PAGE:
When Doc Rivers was brought in to coach the Los Angeles Clippers, the next step was supposed to be taken. The Clippers, coming off of a franchise-high 56 wins, ended up one-upping that record by one win by the Rivers-led team in his first season. An enormous amount of confidence propelled this Clippers team and was seen as a tremendous threat to any team.
We all know what happened next: the Donald Sterling scandal takes place, stealing the Clippers’ thunder while adding an unnecessary distraction leading to a second-round exit to the Oklahoma City Thunder.
Microsoft CEO Steve Ballmer then purchased the team, ushering in a new era. This was the year they got back on track to make the “big jump.” Through 51 games, it doesn’t look like they’re anything close to that.
Although Los Angeles has a 33-19 record, two games behind the 4th seed, they haven’t been the team they expect themselves to be. After starting the season off red-hot, sporting a winning streak of nine games, Los Angeles slowed down significantly. After their nine-game winning streak as snapped, the Clips went 17-14, currently on a four-game losing streak after falling to the Thunder this afternoon.
Their spurts of winning have been the overwhelming factor for why Los Angeles’ record is how it is. However, their most recent winning streak of six games might be over-glorifying this team. Los Angeles’ win streak came against teams with a combined winning percentage of .405, Phoenix being the only team above .500.
Winning against teams you’re supposed to win against only helps with playoff chances, but winning against playoff bound teams, elite teams, can prove a team is prepped for a deep run. Los Angeles hasn’t been doing that. Of their 18 losses, the teams combined for a winning percentage of .581, four losses coming from teams below even.
Lob City just can’t get over the hump. The trend as of late seems to be defeating a quality team and following the win with a bad loss/string of losses. After defeating San Antonio 105-85, Los Angeles faltered in their Eastern Conference road-trip. Two close losses to Brooklyn and Cleveland seemed to be morale killers as they got beaten decisively against Toronto.
Where does Los Angeles go from here? The Clippers haven’t looked anything close to a championship team but the roster has too much talent to miss the playoffs. This is the curious case of a team stuck in limbo.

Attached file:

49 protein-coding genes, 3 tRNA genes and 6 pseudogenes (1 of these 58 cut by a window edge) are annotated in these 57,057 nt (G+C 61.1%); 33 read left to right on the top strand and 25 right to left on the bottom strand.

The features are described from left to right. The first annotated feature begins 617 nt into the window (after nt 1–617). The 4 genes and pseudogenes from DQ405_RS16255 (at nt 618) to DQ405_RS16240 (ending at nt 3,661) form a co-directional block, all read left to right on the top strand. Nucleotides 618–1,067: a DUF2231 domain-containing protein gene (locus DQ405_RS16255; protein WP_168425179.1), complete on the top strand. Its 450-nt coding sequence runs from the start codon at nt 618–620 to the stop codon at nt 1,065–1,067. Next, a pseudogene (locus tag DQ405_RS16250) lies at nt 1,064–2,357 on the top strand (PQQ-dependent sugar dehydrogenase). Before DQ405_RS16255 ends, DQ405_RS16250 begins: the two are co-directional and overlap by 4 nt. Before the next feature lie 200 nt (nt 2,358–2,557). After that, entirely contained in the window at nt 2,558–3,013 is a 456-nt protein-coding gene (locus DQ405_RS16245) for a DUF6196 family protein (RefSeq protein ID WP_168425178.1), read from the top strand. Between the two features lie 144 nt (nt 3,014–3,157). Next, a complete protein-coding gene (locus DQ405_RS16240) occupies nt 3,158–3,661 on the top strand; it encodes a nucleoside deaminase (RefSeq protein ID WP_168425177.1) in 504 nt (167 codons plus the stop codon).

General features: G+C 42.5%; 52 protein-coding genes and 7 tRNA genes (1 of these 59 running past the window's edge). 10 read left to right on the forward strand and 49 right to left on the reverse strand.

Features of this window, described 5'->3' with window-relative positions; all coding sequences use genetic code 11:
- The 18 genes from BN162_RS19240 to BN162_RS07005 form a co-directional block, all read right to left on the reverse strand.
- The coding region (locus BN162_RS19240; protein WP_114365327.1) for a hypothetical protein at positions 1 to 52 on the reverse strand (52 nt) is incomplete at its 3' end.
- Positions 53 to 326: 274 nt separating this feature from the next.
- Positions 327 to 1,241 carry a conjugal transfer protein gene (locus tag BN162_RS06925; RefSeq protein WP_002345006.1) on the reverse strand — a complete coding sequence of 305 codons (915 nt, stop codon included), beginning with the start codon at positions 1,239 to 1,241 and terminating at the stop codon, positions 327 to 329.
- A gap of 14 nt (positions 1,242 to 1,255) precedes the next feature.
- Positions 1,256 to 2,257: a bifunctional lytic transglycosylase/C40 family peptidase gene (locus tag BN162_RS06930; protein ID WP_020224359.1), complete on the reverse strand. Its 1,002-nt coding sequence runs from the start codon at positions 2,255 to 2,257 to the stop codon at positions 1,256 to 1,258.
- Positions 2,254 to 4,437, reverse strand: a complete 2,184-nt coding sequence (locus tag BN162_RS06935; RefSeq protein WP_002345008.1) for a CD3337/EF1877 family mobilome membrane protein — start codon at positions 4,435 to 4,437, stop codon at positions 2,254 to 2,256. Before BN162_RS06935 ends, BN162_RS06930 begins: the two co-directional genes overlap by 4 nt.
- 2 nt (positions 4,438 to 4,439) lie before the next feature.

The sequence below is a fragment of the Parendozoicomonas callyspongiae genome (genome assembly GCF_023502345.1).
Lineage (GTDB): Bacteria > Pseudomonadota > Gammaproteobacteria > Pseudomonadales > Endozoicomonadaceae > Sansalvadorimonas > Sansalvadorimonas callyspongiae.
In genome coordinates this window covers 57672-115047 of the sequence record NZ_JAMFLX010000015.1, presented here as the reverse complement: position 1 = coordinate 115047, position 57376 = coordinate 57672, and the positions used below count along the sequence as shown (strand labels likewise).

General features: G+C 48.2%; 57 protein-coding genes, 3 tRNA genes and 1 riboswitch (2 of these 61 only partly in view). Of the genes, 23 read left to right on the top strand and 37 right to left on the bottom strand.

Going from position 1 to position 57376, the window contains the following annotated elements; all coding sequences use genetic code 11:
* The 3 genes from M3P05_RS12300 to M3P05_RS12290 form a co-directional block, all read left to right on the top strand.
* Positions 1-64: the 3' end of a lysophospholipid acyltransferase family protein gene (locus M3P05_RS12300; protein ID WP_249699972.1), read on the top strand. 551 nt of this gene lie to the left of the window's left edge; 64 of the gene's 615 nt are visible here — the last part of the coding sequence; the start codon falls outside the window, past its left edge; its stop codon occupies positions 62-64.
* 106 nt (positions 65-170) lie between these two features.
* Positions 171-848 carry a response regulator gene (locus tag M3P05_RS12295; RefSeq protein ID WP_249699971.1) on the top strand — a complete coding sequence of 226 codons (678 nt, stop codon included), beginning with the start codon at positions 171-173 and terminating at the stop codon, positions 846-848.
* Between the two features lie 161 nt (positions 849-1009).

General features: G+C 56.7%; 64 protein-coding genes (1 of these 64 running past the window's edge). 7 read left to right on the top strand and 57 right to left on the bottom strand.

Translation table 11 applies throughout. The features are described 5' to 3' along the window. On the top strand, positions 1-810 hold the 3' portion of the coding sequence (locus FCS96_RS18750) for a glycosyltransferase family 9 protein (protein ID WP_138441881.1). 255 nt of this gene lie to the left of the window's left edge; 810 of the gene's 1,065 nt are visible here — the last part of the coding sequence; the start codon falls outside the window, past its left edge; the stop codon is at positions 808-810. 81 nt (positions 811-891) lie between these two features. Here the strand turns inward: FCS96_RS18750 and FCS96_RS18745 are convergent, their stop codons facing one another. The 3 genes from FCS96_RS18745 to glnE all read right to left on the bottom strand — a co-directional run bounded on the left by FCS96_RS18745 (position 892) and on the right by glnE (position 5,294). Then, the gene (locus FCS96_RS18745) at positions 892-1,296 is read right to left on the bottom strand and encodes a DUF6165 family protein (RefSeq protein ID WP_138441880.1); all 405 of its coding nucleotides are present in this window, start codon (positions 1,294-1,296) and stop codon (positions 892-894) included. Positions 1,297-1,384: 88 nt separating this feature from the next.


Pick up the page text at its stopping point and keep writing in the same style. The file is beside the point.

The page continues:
There’s no doubt Los Angeles is in win-now mode, much like most Western Conference teams. Chris Paul and Blake Griffin have been outstanding per usual which lays the foundation for the immediate future, having them both signed for potentially the next three seasons. It gets cloudy from there; Jamal Crawford and Matt Barnes both hold team options and DeAndre Jordan is set to become a free agent, who is projected to command a large contract.
Blake Griffin’s latest setback has Los Angeles scrambling even more. Griffin will undergo surgery on Monday to remove a staph infection in his right elbow and will be reevaluated after the All-Star Break. It can be argued that Griffin has had more of an impact than Paul. With averages of 22.5 points, 7.5 rebounds, 5.1 assists, on 50.1% FG and 71.8% FG, Griffin has been LA’s go-to guy. His impact on the offensive side has become unexpectedly elite. Out of the qualifying forwards, Griffin is third in assists per game. LeBron James (7.1 assists) and Tyreke Evans (6.0 assists) are ahead of Griffin.
Griffin provides a level of production that can be matched by few in the NBA, leaving Los Angeles with a big issue on their hands. Spencer Hawes will most likely be handed a large chunk of Griffin’s minutes but the drop-off will be tremendous. Hawes is averaging 6.1 points and 3.9 rebounds on 42.4% shooting in 17 minutes.
There have been rumors swirling about a potential KG-Doc reunion in the event of a buyout in Brooklyn. Another New York athlete is surrounded by buyout rumors. Amar’e Stoudemire has been mulling whether or not to request a buyout from the Knicks. Would LA willing to make a run for him as well?
Luckily, with the All-Star Game nearing, Griffin will miss three games this week, with their next game coming on the 19th against San Antonio. With time on their side for now, Los Angeles must fight to survive. Two out of their next 10 opponents are under .500, which could spell doom if the Clippers cannot manage to win some games against elite opponents.
Los Angeles is entering dangerous territory and are being forced to fight for survival. Their record right now might be their saving grace as they’ve built a small but comfortable 5.5 game lead over 9th seed New Orleans. Los Angeles won’t roll over for any team, but their competitive grit will keep them in the playoff race, unlikely going very far.
That will complete a full circle and the Clippers will be stuck in limbo once again.